When You’re Not the Expert: How Picture Book Writers Can Tackle Topics and Places Outside their Realm

Today, we're excited to share a guest post by author Emma Smith, author of the forthcoming To Live on an Island and other titles. Welcome, Emma!  - Lisa Amstutz

By Emma Smith

Many of us have heard the advice that we should write about what we know. When querying, we’re urged to show that we are the best person to tackle this topic. What, then, made me qualified to write a picture book about a place I had barely heard of, never mind visited, till a few years ago? Going into this project, I felt my own sort of imposter syndrome.

I first read about Washington State’s beautiful San Juan Islands while researching a historical nonfiction picture book set in the same area. I’d always had  a thing for islands and had visited many, from Monhegan and Mackinac to Skye and Corsica. The San Juans sounded as magical as any place I’d ever seen. I was enchanted. And I wanted to write a book describing what it was like to grow up there.

Despite the fact that I had never been to these islands (something I would soon remedy), deep inside, I believed I could write this book. My expertise came from my fascination with and growing affection for the place. Furthermore, later, as I traveled the Islands, I realized that my outsider perspective actually helped me see things locals took for granted. For example, I was struck by the frequent hum of tiny airplanes overhead—something residents don’t even notice anymore. Many people get around by small plane there. I knew I had to put that in the book.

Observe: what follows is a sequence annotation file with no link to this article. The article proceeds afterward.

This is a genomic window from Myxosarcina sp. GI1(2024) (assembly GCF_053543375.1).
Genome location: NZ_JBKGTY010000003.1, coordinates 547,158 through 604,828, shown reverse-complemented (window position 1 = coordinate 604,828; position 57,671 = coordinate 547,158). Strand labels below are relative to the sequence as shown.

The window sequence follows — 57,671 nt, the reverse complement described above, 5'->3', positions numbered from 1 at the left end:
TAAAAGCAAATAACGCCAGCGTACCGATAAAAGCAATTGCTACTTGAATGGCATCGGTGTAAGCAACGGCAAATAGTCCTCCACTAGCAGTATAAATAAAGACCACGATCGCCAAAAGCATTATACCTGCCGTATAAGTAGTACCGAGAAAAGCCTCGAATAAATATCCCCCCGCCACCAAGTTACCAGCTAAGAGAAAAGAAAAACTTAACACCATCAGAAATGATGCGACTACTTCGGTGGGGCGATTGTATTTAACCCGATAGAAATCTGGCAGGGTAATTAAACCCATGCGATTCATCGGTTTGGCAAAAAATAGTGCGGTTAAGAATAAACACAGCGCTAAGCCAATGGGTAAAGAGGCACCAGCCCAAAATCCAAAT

But I wanted to be sure I would get things right. One bookseller gently expressed trepidation, explaining that non-local writers who set books in the San Juans often completely over-romanticize them. I get it. I live in San Francisco, a city so burdened by clichés that it’s hard to know what’s real. I worked hard to capture the magic and charm of the Islands without relying on fantasy and stereotype. I hope I succeeded!

If you want to write about a place (or person) you have limited personal connection to, here are three things you can do to make sure your book rings true:

•    Visit the location. The internet is pretty darn good, but still, there is no substitute for experiencing the sounds, smells, and sights in person. Sit in a café and eavesdrop. Shop at the supermarkets. Catch a flick at the local movie theater. I spent an unforgettable week on the Islands, trying to live like a local, not a tourist.

•    Interview locals. I am shy and an introvert, but I forced myself to meet people. Most helpfully, I had coffee with two Island moms. I asked them questions and, even though I felt silly doing it, I literally read them my rough manuscript, asking them to fact-check and comment on each section. They shared anecdotes I would never have gotten anywhere else, and some of them made it into the book. I also introduced myself to all the booksellers, and each one was kind and supportive. (That’s not really surprising, because booksellers in general are awesome!) These personal interviews made me feel connected to the Islands in a meaningful way.